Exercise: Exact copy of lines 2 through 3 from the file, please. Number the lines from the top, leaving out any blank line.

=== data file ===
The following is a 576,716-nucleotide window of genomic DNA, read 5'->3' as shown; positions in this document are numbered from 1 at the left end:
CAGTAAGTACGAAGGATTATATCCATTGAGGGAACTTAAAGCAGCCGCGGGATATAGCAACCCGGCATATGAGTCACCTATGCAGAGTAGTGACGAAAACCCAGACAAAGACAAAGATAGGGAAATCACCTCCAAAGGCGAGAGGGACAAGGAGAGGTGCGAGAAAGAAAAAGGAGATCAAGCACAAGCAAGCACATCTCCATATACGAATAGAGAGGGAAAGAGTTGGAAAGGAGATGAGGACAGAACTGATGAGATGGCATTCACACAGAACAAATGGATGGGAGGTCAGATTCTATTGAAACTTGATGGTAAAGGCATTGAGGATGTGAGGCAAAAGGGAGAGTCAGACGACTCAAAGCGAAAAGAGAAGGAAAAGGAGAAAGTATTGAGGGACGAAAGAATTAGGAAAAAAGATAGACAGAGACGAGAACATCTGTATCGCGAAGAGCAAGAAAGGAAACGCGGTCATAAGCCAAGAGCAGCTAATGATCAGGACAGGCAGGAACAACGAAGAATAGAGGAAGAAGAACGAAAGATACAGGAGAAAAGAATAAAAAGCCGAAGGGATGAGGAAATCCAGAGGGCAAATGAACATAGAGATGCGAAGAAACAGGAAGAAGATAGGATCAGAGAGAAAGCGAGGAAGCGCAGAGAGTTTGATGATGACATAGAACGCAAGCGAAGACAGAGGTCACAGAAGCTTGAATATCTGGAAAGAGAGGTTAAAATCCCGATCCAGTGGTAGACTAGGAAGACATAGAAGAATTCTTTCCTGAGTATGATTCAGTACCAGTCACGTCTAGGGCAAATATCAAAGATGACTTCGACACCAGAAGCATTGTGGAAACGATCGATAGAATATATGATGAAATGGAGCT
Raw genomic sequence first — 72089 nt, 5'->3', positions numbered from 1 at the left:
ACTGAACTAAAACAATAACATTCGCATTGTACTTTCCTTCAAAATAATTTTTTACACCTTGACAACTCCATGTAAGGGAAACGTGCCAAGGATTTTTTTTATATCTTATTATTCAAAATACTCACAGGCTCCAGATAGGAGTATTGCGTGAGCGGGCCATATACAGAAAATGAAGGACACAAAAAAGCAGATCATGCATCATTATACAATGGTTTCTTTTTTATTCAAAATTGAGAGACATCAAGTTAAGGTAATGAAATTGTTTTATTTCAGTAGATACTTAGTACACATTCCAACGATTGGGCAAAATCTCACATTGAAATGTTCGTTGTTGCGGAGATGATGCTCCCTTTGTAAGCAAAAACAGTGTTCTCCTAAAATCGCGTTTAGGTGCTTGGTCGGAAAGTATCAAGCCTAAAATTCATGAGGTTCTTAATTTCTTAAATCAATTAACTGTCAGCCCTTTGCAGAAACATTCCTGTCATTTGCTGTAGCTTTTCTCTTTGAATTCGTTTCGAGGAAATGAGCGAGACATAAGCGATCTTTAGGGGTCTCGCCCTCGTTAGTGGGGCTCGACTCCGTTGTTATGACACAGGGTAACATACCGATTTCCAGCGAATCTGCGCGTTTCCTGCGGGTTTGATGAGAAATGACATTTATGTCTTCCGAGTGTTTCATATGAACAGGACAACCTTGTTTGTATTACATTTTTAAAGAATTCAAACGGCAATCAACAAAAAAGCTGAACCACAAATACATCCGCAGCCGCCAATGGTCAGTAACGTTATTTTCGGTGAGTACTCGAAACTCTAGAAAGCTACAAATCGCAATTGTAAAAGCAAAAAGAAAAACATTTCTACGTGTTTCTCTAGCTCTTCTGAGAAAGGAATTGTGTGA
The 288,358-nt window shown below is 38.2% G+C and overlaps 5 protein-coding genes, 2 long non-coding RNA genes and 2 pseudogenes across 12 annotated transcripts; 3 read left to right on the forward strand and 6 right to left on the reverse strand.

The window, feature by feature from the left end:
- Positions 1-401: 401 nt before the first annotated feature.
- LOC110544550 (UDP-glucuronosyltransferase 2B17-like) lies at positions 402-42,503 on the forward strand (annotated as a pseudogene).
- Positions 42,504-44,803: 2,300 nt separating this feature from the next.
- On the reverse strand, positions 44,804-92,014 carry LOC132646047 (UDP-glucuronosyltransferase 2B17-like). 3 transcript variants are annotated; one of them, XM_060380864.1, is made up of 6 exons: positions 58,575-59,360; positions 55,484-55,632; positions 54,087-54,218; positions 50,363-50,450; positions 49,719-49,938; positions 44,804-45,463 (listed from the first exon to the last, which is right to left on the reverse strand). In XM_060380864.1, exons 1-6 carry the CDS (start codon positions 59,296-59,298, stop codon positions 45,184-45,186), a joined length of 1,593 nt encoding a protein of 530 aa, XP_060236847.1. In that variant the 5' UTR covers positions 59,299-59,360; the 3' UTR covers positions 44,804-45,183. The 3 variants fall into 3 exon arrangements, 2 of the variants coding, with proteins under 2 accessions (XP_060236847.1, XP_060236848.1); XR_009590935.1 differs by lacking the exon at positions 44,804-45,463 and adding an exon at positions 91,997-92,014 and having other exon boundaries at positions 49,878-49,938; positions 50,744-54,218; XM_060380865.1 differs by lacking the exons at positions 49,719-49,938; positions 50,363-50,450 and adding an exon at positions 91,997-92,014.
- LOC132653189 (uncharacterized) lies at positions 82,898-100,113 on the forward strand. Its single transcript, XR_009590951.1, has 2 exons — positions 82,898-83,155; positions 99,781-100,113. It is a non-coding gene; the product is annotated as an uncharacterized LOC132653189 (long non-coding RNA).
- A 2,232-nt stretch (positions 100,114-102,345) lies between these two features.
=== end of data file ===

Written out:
CAGTAAGTACGAAGGATTATATCCATTGAGGGAACTTAAAGCAGCCGCGGGATATAGCAACCCGGCATATGAGTCACCTATGCAGAGTAGTGACGAAAACCCAGACAAAGACAAAGATAGGGAAATCACCTCCAAAGGCGAGAGGGACAAGGAGAGGTGCGAGAAAGAAAAAGGAGATCAAGCACAAGCAAGCACATCTCCATATACGAATAGAGAGGGAAAGAGTTGGAAAGGAGATGAGGACAGAACTGATGAGATGGCATTCACACAGAACAAATGGATGGGAGGTCAGATTCTATTGAAACTTGATGGTAAAGGCATTGAGGATGTGAGGCAAAAGGGAGAGTCAGACGACTCAAAGCGAAAAGAGAAGGAAAAGGAGAAAGTATTGAGGGACGAAAGAATTAGGAAAAAAGATAGACAGAGACGAGAACATCTGTATCGCGAAGAGCAAGAAAGGAAACGCGGTCATAAGCCAAGAGCAGCTAATGATCAGGACAGGCAGGAACAACGAAGAATAGAGGAAGAAGAACGAAAGATACAGGAGAAAAGAATAAAAAGCCGAAGGGATGAGGAAATCCAGAGGGCAAATGAACATAGAGATGCGAAGAAACAGGAAGAAGATAGGATCAGAGAGAAAGCGAGGAAGCGCAGAGAGTTTGATGATGACATAGAACGCAAGCGAAGACAGAGGTCACAGAAGCTTGAATATCTGGAAAGAGAGGTTAAAATCCCGATCCAGTGGTAGACTAGGAAGACATAGAAGAATTCTTTCCTGAGTATGATTCAGTACCAGTCACGTCTAGGGCAAATATCAAAGATGACTTCGACACCAGAAGCATTGTGGAAACGATCGATAGAATATATGATGAAATGGAGCT
Raw genomic sequence first — 72089 nt, 5'->3', positions numbered from 1 at the left: